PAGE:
I had a similar discussion with a friend much older than I (75) a few months ago and he raised an interesting alternative point. The album, at a time, was a very new concept to the music scene (he cited Sgt Pepper). It changed music, no doubt, and gave artists a new canvas to display their depth and skill. In terms of the digital media and iTunes generation, he saw a lot of the positives and viewed it as a similar shift in music as an art form. If the album was going the way of extinction as a consequence, then that's unfortunate, but still a side effect.
Is there any incentive to buy a full album on iTunes?
Buddy J wrote:
I not only buy full albums but also listen to the albums in their entirety.
oh hell, all of it.
Then again, it's not usually contemporary music. Part of it you hit on the head - many artists just don't make albums that are meant to be consumed in total. A lot of them are just 10 sketchy songs with hopefully 3 radio hits, no front-to-back experience. Some still do - but many just don't inspire an hour's dedication.
Now then, if there's music that's worth the full album experience, I gladly buy the full album. Fact of the matter is most mainstream record labels don't produce albums that are worth having the full experience (cuz half the music on the album sucks). Of course, that said, there are artists that put out albums worth the full experience and even if I buy them in digital form I will sit down and enjoy the full experience... Green Day's latest 2 albums fall into that category as do The Smashing Pumpkins and many others. I hope Billy Corgan reconsiders his position because I do enjoy the experience of listening to a well balanced full album. For the real full album experience though, I've gotta find it in vinyl, sit on the floor between my two homebuilt speakers and listen to it played on a turntable though.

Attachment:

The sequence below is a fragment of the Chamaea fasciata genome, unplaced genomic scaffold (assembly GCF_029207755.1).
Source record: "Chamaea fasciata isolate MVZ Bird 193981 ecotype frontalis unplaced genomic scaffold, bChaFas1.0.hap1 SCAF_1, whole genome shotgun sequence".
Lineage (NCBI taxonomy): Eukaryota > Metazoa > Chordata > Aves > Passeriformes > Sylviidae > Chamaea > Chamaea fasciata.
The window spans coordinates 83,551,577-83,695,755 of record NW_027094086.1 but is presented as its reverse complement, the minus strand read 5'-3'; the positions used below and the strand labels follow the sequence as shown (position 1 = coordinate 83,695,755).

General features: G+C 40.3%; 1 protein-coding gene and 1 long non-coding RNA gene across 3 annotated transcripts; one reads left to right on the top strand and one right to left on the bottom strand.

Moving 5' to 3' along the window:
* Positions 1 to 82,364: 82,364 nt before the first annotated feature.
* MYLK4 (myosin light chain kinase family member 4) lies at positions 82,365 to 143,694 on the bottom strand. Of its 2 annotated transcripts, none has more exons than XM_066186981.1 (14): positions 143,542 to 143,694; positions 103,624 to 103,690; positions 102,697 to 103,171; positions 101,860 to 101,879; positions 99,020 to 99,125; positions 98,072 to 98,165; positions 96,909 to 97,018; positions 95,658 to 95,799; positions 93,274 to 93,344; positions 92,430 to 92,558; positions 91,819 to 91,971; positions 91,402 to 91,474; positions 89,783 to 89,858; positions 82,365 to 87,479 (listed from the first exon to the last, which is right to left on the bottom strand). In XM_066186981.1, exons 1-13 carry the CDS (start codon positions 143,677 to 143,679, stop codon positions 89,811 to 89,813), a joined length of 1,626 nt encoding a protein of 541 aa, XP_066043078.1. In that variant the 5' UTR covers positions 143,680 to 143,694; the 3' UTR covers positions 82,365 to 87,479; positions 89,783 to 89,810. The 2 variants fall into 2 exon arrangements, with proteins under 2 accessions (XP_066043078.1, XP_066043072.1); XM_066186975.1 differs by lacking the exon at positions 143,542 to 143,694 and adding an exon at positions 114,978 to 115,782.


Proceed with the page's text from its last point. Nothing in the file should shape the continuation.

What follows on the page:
And I agree with Cliff, Snark, prime- today's artists are being churned out without regard to quality. It's a quick hit, one single, then on to the next band.
I have roughly 20LP's sitting in my vinyl travel case at my parents, I need to get my turntable moved here so I can enjoy those again. I have a 311 45 also. lots of bands are releasing on vinyl still. more aimed at the TRUE music lovers.
I thought his argument was interesting.
Personally, I mostly listen to classic rock. Im 25 so I really only access the stuff that survived the test of time - and they were some pretty amazing albums. For artists of today that are capable of the same, hopefully they will find a new venue to showcase those skills (maybe focused in live concerts).
Complete albums generally waste three things: My time, my money and my drive space. I cherry-pick what I like and move on; whether or not that means singles is up to the artist's alignments with my taste in music.
Don't mistake what I'm saying: If I find a great track, you bet I'll give the rest of the album a listen, but to date I remain completely unconvinced by more than a small handful of artists.
I won't pay the list price if every dollar isn't well-spent, and that goes for everything in my life, not just albums.
//edit: The value of the album experience is overstated when you couldn't care less if half the tracks on the album were never made.
I also think is ironic that first album that caught my eye in the picture is AEnima by Tool, which is in the CD player in my car right now.
While I must admit I'm a big Smashing Pumpkins fan, I have to disagree with Billy on this one. Releasing only singles destroys the idea of the concept album or the rock opera. Look at Tommy by The Who or The Wall by Pink Floyd or even some newer stuff, like Broken Bride by Ludo or Lateralus by Tool. All of these albums have a central theme or story that ties all the songs together. If you just disregard the whole idea behind an album, then your not letting the artist tell his whole story.